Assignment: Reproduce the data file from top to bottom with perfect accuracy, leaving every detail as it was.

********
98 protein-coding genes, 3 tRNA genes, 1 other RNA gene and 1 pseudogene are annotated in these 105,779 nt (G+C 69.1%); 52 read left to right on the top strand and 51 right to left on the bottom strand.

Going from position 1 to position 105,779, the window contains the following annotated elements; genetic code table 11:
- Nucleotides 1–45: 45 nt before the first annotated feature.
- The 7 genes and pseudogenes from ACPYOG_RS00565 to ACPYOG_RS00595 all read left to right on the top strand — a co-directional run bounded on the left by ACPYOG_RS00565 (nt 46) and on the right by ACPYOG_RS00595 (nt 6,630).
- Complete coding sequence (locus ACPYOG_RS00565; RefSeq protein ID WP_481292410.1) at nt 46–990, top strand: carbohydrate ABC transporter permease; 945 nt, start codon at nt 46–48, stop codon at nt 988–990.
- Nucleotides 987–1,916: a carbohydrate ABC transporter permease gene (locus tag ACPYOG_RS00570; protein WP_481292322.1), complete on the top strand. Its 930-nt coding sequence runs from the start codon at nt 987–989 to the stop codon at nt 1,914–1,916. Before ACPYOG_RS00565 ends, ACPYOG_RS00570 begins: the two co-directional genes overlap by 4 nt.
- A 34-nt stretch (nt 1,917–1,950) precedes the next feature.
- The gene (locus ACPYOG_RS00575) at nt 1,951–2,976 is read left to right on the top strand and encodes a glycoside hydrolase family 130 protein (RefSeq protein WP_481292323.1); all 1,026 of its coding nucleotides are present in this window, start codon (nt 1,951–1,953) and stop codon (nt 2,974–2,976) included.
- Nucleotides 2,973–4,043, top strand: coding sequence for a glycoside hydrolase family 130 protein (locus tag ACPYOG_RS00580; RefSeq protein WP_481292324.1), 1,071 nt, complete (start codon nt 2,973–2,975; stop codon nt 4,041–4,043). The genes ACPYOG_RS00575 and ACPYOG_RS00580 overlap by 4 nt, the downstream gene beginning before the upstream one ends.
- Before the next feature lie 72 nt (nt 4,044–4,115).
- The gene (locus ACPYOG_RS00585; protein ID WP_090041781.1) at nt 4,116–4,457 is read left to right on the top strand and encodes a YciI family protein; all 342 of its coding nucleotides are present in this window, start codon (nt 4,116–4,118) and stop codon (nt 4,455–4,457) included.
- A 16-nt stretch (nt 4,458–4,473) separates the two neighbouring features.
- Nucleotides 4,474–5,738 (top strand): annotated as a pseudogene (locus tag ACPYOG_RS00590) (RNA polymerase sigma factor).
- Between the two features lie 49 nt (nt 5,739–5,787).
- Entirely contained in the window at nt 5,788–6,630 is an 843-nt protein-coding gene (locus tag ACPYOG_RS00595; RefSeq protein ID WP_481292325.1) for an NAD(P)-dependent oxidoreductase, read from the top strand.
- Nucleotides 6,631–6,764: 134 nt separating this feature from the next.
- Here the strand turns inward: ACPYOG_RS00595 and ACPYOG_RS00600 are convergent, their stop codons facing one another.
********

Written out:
98 protein-coding genes, 3 tRNA genes, 1 other RNA gene and 1 pseudogene are annotated in these 105,779 nt (G+C 69.1%); 52 read left to right on the top strand and 51 right to left on the bottom strand.

Going from position 1 to position 105,779, the window contains the following annotated elements; genetic code table 11:
- Nucleotides 1–45: 45 nt before the first annotated feature.
- The 7 genes and pseudogenes from ACPYOG_RS00565 to ACPYOG_RS00595 all read left to right on the top strand — a co-directional run bounded on the left by ACPYOG_RS00565 (nt 46) and on the right by ACPYOG_RS00595 (nt 6,630).
- Complete coding sequence (locus ACPYOG_RS00565; RefSeq protein ID WP_481292410.1) at nt 46–990, top strand: carbohydrate ABC transporter permease; 945 nt, start codon at nt 46–48, stop codon at nt 988–990.
- Nucleotides 987–1,916: a carbohydrate ABC transporter permease gene (locus tag ACPYOG_RS00570; protein WP_481292322.1), complete on the top strand. Its 930-nt coding sequence runs from the start codon at nt 987–989 to the stop codon at nt 1,914–1,916. Before ACPYOG_RS00565 ends, ACPYOG_RS00570 begins: the two co-directional genes overlap by 4 nt.
- A 34-nt stretch (nt 1,917–1,950) precedes the next feature.
- The gene (locus ACPYOG_RS00575) at nt 1,951–2,976 is read left to right on the top strand and encodes a glycoside hydrolase family 130 protein (RefSeq protein WP_481292323.1); all 1,026 of its coding nucleotides are present in this window, start codon (nt 1,951–1,953) and stop codon (nt 2,974–2,976) included.
- Nucleotides 2,973–4,043, top strand: coding sequence for a glycoside hydrolase family 130 protein (locus tag ACPYOG_RS00580; RefSeq protein WP_481292324.1), 1,071 nt, complete (start codon nt 2,973–2,975; stop codon nt 4,041–4,043). The genes ACPYOG_RS00575 and ACPYOG_RS00580 overlap by 4 nt, the downstream gene beginning before the upstream one ends.
- Before the next feature lie 72 nt (nt 4,044–4,115).
- The gene (locus ACPYOG_RS00585; protein ID WP_090041781.1) at nt 4,116–4,457 is read left to right on the top strand and encodes a YciI family protein; all 342 of its coding nucleotides are present in this window, start codon (nt 4,116–4,118) and stop codon (nt 4,455–4,457) included.
- A 16-nt stretch (nt 4,458–4,473) separates the two neighbouring features.
- Nucleotides 4,474–5,738 (top strand): annotated as a pseudogene (locus tag ACPYOG_RS00590) (RNA polymerase sigma factor).
- Between the two features lie 49 nt (nt 5,739–5,787).
- Entirely contained in the window at nt 5,788–6,630 is an 843-nt protein-coding gene (locus tag ACPYOG_RS00595; RefSeq protein ID WP_481292325.1) for an NAD(P)-dependent oxidoreductase, read from the top strand.
- Nucleotides 6,631–6,764: 134 nt separating this feature from the next.
- Here the strand turns inward: ACPYOG_RS00595 and ACPYOG_RS00600 are convergent, their stop codons facing one another.